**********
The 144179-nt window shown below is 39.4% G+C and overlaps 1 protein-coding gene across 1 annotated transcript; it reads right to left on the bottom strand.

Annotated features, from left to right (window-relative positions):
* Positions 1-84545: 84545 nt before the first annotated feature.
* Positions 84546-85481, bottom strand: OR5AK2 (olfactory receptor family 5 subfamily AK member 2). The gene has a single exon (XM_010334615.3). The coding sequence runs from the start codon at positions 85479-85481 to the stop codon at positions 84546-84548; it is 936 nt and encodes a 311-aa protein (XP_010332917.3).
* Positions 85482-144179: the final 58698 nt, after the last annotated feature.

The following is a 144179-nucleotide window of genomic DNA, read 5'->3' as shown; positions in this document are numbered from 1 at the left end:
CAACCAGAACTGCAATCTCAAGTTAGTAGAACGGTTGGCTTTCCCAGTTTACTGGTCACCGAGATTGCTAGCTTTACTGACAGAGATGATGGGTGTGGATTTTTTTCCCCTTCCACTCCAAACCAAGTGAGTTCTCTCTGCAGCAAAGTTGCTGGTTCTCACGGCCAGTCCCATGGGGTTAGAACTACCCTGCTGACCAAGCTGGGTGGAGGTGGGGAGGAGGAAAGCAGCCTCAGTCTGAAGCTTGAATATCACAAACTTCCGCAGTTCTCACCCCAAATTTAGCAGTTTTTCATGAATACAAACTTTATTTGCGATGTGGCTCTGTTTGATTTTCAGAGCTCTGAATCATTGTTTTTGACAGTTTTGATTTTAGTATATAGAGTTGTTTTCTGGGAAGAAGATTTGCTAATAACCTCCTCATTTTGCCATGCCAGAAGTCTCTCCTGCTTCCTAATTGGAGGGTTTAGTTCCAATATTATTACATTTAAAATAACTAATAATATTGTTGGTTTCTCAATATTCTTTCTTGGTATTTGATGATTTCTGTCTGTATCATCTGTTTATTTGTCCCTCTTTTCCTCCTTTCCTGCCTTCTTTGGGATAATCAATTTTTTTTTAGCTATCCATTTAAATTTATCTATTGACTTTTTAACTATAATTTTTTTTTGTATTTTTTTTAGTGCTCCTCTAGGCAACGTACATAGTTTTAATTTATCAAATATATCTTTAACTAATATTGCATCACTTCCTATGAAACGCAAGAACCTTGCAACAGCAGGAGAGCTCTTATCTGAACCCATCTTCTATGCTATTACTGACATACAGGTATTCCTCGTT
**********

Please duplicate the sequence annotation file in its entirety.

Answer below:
The 144179-nt window shown below is 39.4% G+C and overlaps 1 protein-coding gene across 1 annotated transcript; it reads right to left on the bottom strand.

Annotated features, from left to right (window-relative positions):
* Positions 1-84545: 84545 nt before the first annotated feature.
* Positions 84546-85481, bottom strand: OR5AK2 (olfactory receptor family 5 subfamily AK member 2). The gene has a single exon (XM_010334615.3). The coding sequence runs from the start codon at positions 85479-85481 to the stop codon at positions 84546-84548; it is 936 nt and encodes a 311-aa protein (XP_010332917.3).
* Positions 85482-144179: the final 58698 nt, after the last annotated feature.

The following is a 144179-nucleotide window of genomic DNA, read 5'->3' as shown; positions in this document are numbered from 1 at the left end:
CAACCAGAACTGCAATCTCAAGTTAGTAGAACGGTTGGCTTTCCCAGTTTACTGGTCACCGAGATTGCTAGCTTTACTGACAGAGATGATGGGTGTGGATTTTTTTCCCCTTCCACTCCAAACCAAGTGAGTTCTCTCTGCAGCAAAGTTGCTGGTTCTCACGGCCAGTCCCATGGGGTTAGAACTACCCTGCTGACCAAGCTGGGTGGAGGTGGGGAGGAGGAAAGCAGCCTCAGTCTGAAGCTTGAATATCACAAACTTCCGCAGTTCTCACCCCAAATTTAGCAGTTTTTCATGAATACAAACTTTATTTGCGATGTGGCTCTGTTTGATTTTCAGAGCTCTGAATCATTGTTTTTGACAGTTTTGATTTTAGTATATAGAGTTGTTTTCTGGGAAGAAGATTTGCTAATAACCTCCTCATTTTGCCATGCCAGAAGTCTCTCCTGCTTCCTAATTGGAGGGTTTAGTTCCAATATTATTACATTTAAAATAACTAATAATATTGTTGGTTTCTCAATATTCTTTCTTGGTATTTGATGATTTCTGTCTGTATCATCTGTTTATTTGTCCCTCTTTTCCTCCTTTCCTGCCTTCTTTGGGATAATCAATTTTTTTTTAGCTATCCATTTAAATTTATCTATTGACTTTTTAACTATAATTTTTTTTTGTATTTTTTTTAGTGCTCCTCTAGGCAACGTACATAGTTTTAATTTATCAAATATATCTTTAACTAATATTGCATCACTTCCTATGAAACGCAAGAACCTTGCAACAGCAGGAGAGCTCTTATCTGAACCCATCTTCTATGCTATTACTGACATACAGGTATTCCTCGTT